October 26, 2009

Article: Experiment on teacher pay
Source: Marginal Revolution

Performance-based pay has long been heralded as the solution to the poor quality of education that permeates US-based primary education schools.  These educational institutions – elementary schools, middle schools, and high schools – significantly lack quality when compared to other similar schools in other countries.  Standardized exams prove this.  The question, then, is: how can we improve those primary education institutions?

The model, it’s often argued, is to copy the strategy that US-based institutions of higher education follow, since these institutions are better than any other in the world.  Professors of higher education (colleges, universities, trade schools, etc.) get paid better than teachers at primary education institutions.  Simple.  The article by Marginal Revolution (above) proves that incentive-based teaching works, at least in their sample size (India).

But, it’s not really that simple.  While student performance may have increased in the study done in India, what about the general trajectory of the teaching profession?  That’s the other side of the equation, isn’t it?

Teaching was once considered an art of passion.  Teachers were required to have a passion for teaching, a love for knowledge, and an addiction to spreading that knowledge to the coming generations.  Will incentive-based pay transform a profession of passion into a profession void of passion?  Or, is incentive-based pay the correct solution to turning around the downward spiral of the quality of education in US primary schools?


A Wednesday

September 8, 2008

“A Wednesday” is by far the best Hindi movie of the year.  Go watch it, and let me know what you think of the conclusion.  Do you agree with it, or are you opposed to that outlook and methodology of solving the particular problem shown in the film?

Don’t read any reviews on it or try to research it.  Trust me – the reviews will spoil it for you and may alter your experience.  

The movie isn’t kid-friendly, so avoid it if you have youngsters.

Download Article: Sanskrit required in London school
Source: Aditya Ghosh and Sumana Ramanan, Hindustan Times

A Christian school in London has adopted Sanskrit into its curriculum. Why? After 12 years of monitoring the results of this move, they say that learning Sanskrit helps develop overall cognitive skills and the ability to better learn other topics like math and science.

“This is the most perfect and logical language in the world, the only one that is not named after the people who speak it,” says Warwick Jessup, Head of Sanskrit Dept., St. James Independent School.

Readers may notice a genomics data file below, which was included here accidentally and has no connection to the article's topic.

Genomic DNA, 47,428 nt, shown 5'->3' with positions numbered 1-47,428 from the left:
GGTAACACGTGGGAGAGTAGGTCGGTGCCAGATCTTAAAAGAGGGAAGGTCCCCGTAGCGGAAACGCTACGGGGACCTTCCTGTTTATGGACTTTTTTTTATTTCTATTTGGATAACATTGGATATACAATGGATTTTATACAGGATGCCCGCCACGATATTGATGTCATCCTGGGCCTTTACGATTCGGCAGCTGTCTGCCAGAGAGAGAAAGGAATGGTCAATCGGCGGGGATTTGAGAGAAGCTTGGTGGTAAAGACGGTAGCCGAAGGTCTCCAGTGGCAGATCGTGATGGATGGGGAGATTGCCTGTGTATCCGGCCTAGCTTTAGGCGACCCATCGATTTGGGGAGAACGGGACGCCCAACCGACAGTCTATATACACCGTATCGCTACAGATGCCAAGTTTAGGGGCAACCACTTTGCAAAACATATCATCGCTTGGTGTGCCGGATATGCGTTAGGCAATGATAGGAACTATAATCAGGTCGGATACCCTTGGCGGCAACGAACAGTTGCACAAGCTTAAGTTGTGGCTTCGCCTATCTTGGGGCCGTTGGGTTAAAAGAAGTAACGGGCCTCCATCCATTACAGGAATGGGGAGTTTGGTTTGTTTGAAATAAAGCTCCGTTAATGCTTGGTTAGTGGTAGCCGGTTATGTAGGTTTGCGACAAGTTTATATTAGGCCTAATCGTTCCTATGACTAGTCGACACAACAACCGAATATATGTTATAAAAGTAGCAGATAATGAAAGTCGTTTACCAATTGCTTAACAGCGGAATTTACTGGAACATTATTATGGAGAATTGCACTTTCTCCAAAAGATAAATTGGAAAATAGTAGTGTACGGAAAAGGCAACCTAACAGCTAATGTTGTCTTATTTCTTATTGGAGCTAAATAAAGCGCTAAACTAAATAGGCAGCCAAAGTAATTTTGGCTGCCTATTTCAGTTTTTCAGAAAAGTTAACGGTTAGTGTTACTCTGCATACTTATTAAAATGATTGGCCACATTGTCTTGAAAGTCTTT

Passion, defined!

March 1, 2008

Download Article: Ram Charan’s strange existence
Source: David Whitford, Fortune Magazine

At $20,000 for a day’s worth of consulting, Ram Charan can easily afford a house. But he never bought one until last year. Why? Because he spends 365 days on the road (if you think that’s an exaggeration, read the article).

He’s one of the highest paid consultants alive. The top brass (CEOs, CFOs, etc.) of GE, Verizon, Citicorp, DuPont, Intel, and a countless number of other Fortune 500 firms rely on him to solve their complex problems. And he does it in one sheet of 8.5 x 11 paper.

His two assistants ship him clean clothes, underwear, socks, toothpaste, shampoo and everything he needs to survive. Shipments go directly to the musical chair worth of hotel rooms he visits. He ships his dirty laundry back to his assistants to wash.

It wouldn’t hurt to imbibe even 1% of the passion this man exudes.

Article Link: Re-writing of the Mahabharat…

Did you know that the Mahabharat was re-written in the past at least twice? That’s what this article (and many others by scholars and historians) claim. True or not, the concept of re-positioning the eternal values presented in the Mahabharat are worth a second look and some forethought.

After reading the article, post your thoughts on whether you think it’s a good idea to re-position stories to fit today’s examples, realities, and generational nuances? Is it right or wrong? If the original values are kept in tact while the stories are changed, does that alter your judgment?

Chanakya’s Niti Shastra

December 5, 2007

Download Article: Niti Shastra (Transliteration)

Here’s a transliterated version of Chanakya’s Niti Shastra.

Some of what’s written in the Niti Shastra needs to be taken with a grain of salt, as we all know that meanings and interpretations are very contextual – they may have applied for that specific time and situation. However, I found myself smiling to myself as I read most of this – it still very much applies in today’s world! (Check out Chapter 6, Verse 21. I bet you never thought you could learn something from a donkey)

If you haven’t seen the Chanakya serial already, I highly recommend it. Chanakya has a very candid approach and interpretation to life. There is definitely no beating around the bush.

Dowload Article: Is India Headed the Right Way?
Source: Rediff.com

Here’s an article the raises important questions about India’s growth and development.

Though everyone agrees that growth is the life-blood and an undeniable element of life, this article forces us to discriminate been the different types of growth and whether they are ultimately positive.

Feel free to comment on this article.